The folly of predicting market downturns

6 August 2018

reading time:  minutes

I’ll start this article with a prediction.

At some point in the future, the sharemarket will go down. It might go down in a big way.

Phew! I said it.

What exactly did I say?

But what did I say, exactly?

The sharemarket will go down. Which is a truism – it goes up and down all the time.

What didn’t I say?

It’s probably more revealing to ask: what didn’t I say?

I didn’t say when the sharemarket will go down.

“At some point in the future” is a statement that’s so general it’s almost useless. It could mean anything. The timing could be in the coming days, weeks, months, or years.

And what sort of downturn am I talking about? I’m not even making a firm statement about the scale of the downturn. It might go down in a big way. It might not, too. If the market goes down by 0.1% on a given day, I could probably say my prediction was correct.

But hand on heart – that’s as accurate a prediction as I can make. And I’d argue that it’s as accurate a prediction as anyone can make.

The market value of any share – and the sharemarket in aggregate – is the consensus view of many smart, intelligent, dedicated, well-resourced, incentivised people. They’re not valuing these shares on the value of their current assets and earnings. The values of these shares are based on their expectations and predictions about how these shares and the sharemarket, in general, will function in the future.

I could argue with each of these individuals. But I’m not inclined to second-guess the collective wisdom of all of these people.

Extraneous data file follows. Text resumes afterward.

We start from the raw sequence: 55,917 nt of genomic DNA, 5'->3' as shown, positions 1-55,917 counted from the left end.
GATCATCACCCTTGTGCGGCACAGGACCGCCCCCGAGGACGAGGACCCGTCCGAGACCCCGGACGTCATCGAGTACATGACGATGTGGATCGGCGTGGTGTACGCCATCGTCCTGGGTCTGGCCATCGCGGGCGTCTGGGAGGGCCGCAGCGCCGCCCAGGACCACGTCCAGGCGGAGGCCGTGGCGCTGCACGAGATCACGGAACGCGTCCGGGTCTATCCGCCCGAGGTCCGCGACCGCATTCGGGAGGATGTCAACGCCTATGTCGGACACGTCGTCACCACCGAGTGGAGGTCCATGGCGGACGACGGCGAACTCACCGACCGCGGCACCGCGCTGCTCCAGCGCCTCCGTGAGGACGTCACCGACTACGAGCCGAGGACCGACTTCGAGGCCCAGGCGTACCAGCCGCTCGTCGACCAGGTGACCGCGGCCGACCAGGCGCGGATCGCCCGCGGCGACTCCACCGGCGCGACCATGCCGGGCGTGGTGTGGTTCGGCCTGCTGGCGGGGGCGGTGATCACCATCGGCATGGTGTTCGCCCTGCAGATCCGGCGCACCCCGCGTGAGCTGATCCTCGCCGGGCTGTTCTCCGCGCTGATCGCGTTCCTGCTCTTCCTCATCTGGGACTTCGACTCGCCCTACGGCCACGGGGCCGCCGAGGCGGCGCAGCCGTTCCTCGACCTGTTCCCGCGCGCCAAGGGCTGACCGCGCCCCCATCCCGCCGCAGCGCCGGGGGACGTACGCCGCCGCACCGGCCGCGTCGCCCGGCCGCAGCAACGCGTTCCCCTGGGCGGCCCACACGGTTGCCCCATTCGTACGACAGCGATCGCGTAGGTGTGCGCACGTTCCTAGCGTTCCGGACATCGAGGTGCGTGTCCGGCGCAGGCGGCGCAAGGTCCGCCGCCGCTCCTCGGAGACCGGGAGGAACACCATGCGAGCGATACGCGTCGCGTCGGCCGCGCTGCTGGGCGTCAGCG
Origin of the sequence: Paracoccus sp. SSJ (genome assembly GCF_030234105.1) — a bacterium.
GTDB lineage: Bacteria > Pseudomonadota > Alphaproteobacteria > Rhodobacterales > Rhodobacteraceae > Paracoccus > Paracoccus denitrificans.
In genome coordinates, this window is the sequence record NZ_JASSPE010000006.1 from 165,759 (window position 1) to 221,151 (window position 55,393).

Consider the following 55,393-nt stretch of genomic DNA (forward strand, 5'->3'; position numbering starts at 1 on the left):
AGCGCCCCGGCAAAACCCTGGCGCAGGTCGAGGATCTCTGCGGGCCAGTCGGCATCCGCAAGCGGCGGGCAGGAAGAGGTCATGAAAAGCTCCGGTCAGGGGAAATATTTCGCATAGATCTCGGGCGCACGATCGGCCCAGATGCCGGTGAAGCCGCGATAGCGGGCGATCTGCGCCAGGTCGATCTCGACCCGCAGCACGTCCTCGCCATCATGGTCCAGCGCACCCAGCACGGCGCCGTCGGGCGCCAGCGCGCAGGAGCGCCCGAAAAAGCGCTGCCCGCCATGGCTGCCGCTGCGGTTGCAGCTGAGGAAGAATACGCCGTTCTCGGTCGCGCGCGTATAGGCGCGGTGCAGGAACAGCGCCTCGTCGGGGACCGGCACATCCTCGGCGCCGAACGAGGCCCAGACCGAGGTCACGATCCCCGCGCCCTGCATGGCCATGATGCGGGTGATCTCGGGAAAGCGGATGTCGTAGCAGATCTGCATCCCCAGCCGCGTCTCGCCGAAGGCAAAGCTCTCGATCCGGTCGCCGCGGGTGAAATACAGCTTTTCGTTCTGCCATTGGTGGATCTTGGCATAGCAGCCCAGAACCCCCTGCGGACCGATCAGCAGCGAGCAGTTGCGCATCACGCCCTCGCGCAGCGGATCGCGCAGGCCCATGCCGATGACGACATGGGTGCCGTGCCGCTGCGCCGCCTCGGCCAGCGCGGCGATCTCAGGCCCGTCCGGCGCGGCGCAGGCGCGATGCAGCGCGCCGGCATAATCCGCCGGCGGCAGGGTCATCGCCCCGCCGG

Shares and the sharemarket only go down when expectations and predictions go down. The reality is, a downturn predicts itself.

Focus on what you can control

We all know there will be sharemarket downturns. It’s part of investing in shares. Predicting the timing and size of these downturns is an impossible challenge. It’s out of our control.

Instead, we should focus on what is within our control. This includes making sure our financial plan and investment strategy is tailored to our personal circumstances, needs, objectives, values, and priorities – including our personal tolerances for risk.

If the plan is suitable for us, it’s suitable regardless of the state of the market.

The timing and size of downturns is outside of our control and our ability to predict. Having a plan and sticking to it, regardless of the ups and downs of the market, is within our control.

Forget about predicting the market or trying to time market downturns. Predicting market downturns is folly. Focus on the things you can know and control instead.



FC, financial plan, future, index funds, prediction

About the author 

Sonnie Bailey

Sonnie likes telling people that he’s a former Olympic power walker, a lion tamer, or a popular author of erotic, supernatural, mystery novellas. Sometimes he says he was in a band that opened for Robbie Williams. None of these are true.

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